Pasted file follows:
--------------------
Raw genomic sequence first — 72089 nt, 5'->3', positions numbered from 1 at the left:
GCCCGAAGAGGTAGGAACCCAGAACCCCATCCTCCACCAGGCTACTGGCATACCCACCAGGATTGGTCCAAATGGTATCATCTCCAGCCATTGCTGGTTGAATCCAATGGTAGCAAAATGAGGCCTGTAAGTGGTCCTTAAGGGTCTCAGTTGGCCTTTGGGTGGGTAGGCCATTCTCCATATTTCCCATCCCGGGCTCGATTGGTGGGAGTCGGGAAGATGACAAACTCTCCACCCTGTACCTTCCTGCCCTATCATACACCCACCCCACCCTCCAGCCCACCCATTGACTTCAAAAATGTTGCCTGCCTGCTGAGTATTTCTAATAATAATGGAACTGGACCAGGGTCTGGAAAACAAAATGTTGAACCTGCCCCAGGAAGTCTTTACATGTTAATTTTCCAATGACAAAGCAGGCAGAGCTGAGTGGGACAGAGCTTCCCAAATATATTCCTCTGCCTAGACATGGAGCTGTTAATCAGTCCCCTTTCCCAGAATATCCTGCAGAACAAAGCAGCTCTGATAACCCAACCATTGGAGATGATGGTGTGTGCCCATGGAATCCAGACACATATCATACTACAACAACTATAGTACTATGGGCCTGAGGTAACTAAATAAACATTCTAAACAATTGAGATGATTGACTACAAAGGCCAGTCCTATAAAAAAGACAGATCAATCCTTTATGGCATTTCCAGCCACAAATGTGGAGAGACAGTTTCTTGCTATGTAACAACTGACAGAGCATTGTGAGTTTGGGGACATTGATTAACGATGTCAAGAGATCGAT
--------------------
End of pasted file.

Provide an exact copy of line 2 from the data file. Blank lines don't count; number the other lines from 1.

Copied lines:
GCCCGAAGAGGTAGGAACCCAGAACCCCATCCTCCACCAGGCTACTGGCATACCCACCAGGATTGGTCCAAATGGTATCATCTCCAGCCATTGCTGGTTGAATCCAATGGTAGCAAAATGAGGCCTGTAAGTGGTCCTTAAGGGTCTCAGTTGGCCTTTGGGTGGGTAGGCCATTCTCCATATTTCCCATCCCGGGCTCGATTGGTGGGAGTCGGGAAGATGACAAACTCTCCACCCTGTACCTTCCTGCCCTATCATACACCCACCCCACCCTCCAGCCCACCCATTGACTTCAAAAATGTTGCCTGCCTGCTGAGTATTTCTAATAATAATGGAACTGGACCAGGGTCTGGAAAACAAAATGTTGAACCTGCCCCAGGAAGTCTTTACATGTTAATTTTCCAATGACAAAGCAGGCAGAGCTGAGTGGGACAGAGCTTCCCAAATATATTCCTCTGCCTAGACATGGAGCTGTTAATCAGTCCCCTTTCCCAGAATATCCTGCAGAACAAAGCAGCTCTGATAACCCAACCATTGGAGATGATGGTGTGTGCCCATGGAATCCAGACACATATCATACTACAACAACTATAGTACTATGGGCCTGAGGTAACTAAATAAACATTCTAAACAATTGAGATGATTGACTACAAAGGCCAGTCCTATAAAAAAGACAGATCAATCCTTTATGGCATTTCCAGCCACAAATGTGGAGAGACAGTTTCTTGCTATGTAACAACTGACAGAGCATTGTGAGTTTGGGGACATTGATTAACGATGTCAAGAGATCGAT